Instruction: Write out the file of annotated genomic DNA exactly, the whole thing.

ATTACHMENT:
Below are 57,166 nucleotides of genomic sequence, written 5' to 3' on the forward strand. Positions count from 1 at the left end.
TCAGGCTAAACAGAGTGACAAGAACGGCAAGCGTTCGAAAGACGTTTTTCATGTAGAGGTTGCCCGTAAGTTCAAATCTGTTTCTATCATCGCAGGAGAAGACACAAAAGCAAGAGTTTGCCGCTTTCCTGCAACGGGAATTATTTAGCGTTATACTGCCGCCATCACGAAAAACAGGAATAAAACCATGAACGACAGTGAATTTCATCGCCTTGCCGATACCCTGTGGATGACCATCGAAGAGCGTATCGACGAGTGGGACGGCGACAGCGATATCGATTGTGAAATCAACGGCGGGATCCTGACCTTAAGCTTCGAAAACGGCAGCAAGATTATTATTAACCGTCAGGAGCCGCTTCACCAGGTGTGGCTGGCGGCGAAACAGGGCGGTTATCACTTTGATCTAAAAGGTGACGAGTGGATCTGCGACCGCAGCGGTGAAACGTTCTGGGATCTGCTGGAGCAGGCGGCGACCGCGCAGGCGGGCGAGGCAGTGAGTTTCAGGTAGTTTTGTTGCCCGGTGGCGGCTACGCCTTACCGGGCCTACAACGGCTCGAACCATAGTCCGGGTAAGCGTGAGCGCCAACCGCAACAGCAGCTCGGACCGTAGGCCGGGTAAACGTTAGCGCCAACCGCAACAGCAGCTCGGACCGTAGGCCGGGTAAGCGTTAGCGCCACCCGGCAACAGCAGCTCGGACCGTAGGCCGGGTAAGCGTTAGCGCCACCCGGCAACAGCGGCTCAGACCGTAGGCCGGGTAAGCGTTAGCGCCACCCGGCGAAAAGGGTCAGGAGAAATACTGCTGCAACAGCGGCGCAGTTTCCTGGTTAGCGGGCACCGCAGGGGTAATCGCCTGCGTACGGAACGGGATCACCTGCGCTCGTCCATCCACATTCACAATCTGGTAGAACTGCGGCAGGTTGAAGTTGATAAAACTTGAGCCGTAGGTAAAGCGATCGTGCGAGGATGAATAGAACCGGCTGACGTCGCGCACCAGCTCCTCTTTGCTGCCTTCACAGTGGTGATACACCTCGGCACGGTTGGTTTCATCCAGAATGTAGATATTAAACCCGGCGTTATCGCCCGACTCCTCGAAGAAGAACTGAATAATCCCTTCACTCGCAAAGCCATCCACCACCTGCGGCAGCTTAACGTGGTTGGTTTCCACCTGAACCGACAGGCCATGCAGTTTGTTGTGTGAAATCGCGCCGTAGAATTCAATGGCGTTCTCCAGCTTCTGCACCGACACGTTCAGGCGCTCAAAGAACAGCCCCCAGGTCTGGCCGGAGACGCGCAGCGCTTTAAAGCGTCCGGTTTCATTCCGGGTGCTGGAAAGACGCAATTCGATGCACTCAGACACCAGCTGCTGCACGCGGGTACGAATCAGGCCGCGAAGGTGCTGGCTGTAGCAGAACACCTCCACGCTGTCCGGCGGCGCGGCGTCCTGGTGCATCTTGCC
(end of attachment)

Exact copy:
Below are 57,166 nucleotides of genomic sequence, written 5' to 3' on the forward strand. Positions count from 1 at the left end.
TCAGGCTAAACAGAGTGACAAGAACGGCAAGCGTTCGAAAGACGTTTTTCATGTAGAGGTTGCCCGTAAGTTCAAATCTGTTTCTATCATCGCAGGAGAAGACACAAAAGCAAGAGTTTGCCGCTTTCCTGCAACGGGAATTATTTAGCGTTATACTGCCGCCATCACGAAAAACAGGAATAAAACCATGAACGACAGTGAATTTCATCGCCTTGCCGATACCCTGTGGATGACCATCGAAGAGCGTATCGACGAGTGGGACGGCGACAGCGATATCGATTGTGAAATCAACGGCGGGATCCTGACCTTAAGCTTCGAAAACGGCAGCAAGATTATTATTAACCGTCAGGAGCCGCTTCACCAGGTGTGGCTGGCGGCGAAACAGGGCGGTTATCACTTTGATCTAAAAGGTGACGAGTGGATCTGCGACCGCAGCGGTGAAACGTTCTGGGATCTGCTGGAGCAGGCGGCGACCGCGCAGGCGGGCGAGGCAGTGAGTTTCAGGTAGTTTTGTTGCCCGGTGGCGGCTACGCCTTACCGGGCCTACAACGGCTCGAACCATAGTCCGGGTAAGCGTGAGCGCCAACCGCAACAGCAGCTCGGACCGTAGGCCGGGTAAACGTTAGCGCCAACCGCAACAGCAGCTCGGACCGTAGGCCGGGTAAGCGTTAGCGCCACCCGGCAACAGCAGCTCGGACCGTAGGCCGGGTAAGCGTTAGCGCCACCCGGCAACAGCGGCTCAGACCGTAGGCCGGGTAAGCGTTAGCGCCACCCGGCGAAAAGGGTCAGGAGAAATACTGCTGCAACAGCGGCGCAGTTTCCTGGTTAGCGGGCACCGCAGGGGTAATCGCCTGCGTACGGAACGGGATCACCTGCGCTCGTCCATCCACATTCACAATCTGGTAGAACTGCGGCAGGTTGAAGTTGATAAAACTTGAGCCGTAGGTAAAGCGATCGTGCGAGGATGAATAGAACCGGCTGACGTCGCGCACCAGCTCCTCTTTGCTGCCTTCACAGTGGTGATACACCTCGGCACGGTTGGTTTCATCCAGAATGTAGATATTAAACCCGGCGTTATCGCCCGACTCCTCGAAGAAGAACTGAATAATCCCTTCACTCGCAAAGCCATCCACCACCTGCGGCAGCTTAACGTGGTTGGTTTCCACCTGAACCGACAGGCCATGCAGTTTGTTGTGTGAAATCGCGCCGTAGAATTCAATGGCGTTCTCCAGCTTCTGCACCGACACGTTCAGGCGCTCAAAGAACAGCCCCCAGGTCTGGCCGGAGACGCGCAGCGCTTTAAAGCGTCCGGTTTCATTCCGGGTGCTGGAAAGACGCAATTCGATGCACTCAGACACCAGCTGCTGCACGCGGGTACGAATCAGGCCGCGAAGGTGCTGGCTGTAGCAGAACACCTCCACGCTGTCCGGCGGCGCGGCGTCCTGGTGCATCTTGCC